This book was supplied by the publisher as a review copy.
The story centers around two sisters – Elinor and Marianne Daswood. The love and loyalty between the sisters is astounding, but they do not understand each other. Elinor is a quiet, sensible and sensitive young lady cheerful and putting others first. Marianne is just the opposite. She has a quick temper, speaks before thinking, is often rude and is full of herself. Her wishes and desires come first regardless of who is hurt.
The family lives in late 18 century England where a person is judged by breeding and wealth, looking down on the working class. Circumstances change in the sisters lives and they are forced to move from the family homer to the country. Their half-brother has good intentions as to their welfare, but is overruled by his wife. Through the goodness of a distant cousins and friends, the sisters remain in polite society. Both have feelings for two gentlemen of the upper class, but whose feelings do not appear to be in their favor or any chance of marriage. What transpires in the lives of Elinor and Marianne along with their friends leads to some interesting conclusions.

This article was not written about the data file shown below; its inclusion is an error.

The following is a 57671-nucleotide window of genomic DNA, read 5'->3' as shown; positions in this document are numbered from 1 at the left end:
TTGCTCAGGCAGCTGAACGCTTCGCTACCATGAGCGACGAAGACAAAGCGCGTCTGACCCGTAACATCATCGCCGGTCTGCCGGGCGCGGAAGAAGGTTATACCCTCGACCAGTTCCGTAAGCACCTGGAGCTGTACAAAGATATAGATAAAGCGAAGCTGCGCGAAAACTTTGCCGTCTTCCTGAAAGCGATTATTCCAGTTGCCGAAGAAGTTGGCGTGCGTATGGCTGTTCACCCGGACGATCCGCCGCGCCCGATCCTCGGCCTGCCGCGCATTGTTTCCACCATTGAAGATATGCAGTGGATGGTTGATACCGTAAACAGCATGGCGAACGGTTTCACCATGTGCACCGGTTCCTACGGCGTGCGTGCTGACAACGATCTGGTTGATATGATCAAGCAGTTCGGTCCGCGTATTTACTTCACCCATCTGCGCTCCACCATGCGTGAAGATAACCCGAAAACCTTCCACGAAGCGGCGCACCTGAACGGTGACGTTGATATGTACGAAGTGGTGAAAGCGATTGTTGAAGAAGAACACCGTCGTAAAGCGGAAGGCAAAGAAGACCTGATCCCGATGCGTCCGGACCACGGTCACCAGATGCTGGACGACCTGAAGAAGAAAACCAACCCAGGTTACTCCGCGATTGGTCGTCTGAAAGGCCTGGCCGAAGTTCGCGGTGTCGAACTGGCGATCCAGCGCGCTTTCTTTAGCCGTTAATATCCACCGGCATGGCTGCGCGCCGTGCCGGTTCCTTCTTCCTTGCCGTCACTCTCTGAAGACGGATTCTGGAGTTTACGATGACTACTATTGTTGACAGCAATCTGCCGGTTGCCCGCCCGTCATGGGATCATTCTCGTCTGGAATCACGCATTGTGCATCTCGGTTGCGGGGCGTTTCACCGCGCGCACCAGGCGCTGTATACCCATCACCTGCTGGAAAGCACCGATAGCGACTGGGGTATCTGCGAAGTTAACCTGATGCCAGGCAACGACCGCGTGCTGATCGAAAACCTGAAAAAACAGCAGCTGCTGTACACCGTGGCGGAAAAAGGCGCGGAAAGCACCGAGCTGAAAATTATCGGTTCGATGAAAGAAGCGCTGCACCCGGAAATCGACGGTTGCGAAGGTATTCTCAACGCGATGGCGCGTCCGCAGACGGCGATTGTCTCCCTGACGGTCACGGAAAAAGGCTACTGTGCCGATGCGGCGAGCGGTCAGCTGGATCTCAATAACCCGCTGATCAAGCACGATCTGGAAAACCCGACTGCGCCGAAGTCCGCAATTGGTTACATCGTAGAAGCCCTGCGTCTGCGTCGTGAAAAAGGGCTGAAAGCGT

Jane Austen has always been a favorite author of many. However, this is a reprint of the original book first published around 1811. The trivia and notes that highlight this “Insight Edition” in the right margin is very distracting, and at times I found the story rambling without anything worthwhile being said.
Jane Austen fans who want to reread the book will, no doubt, purchase the reprint for the interesting trivia, but I found it very hard to follow, due to the inserts in the margin, and to only hold my attention for short periods of time.
This book was provided by the publisher for review.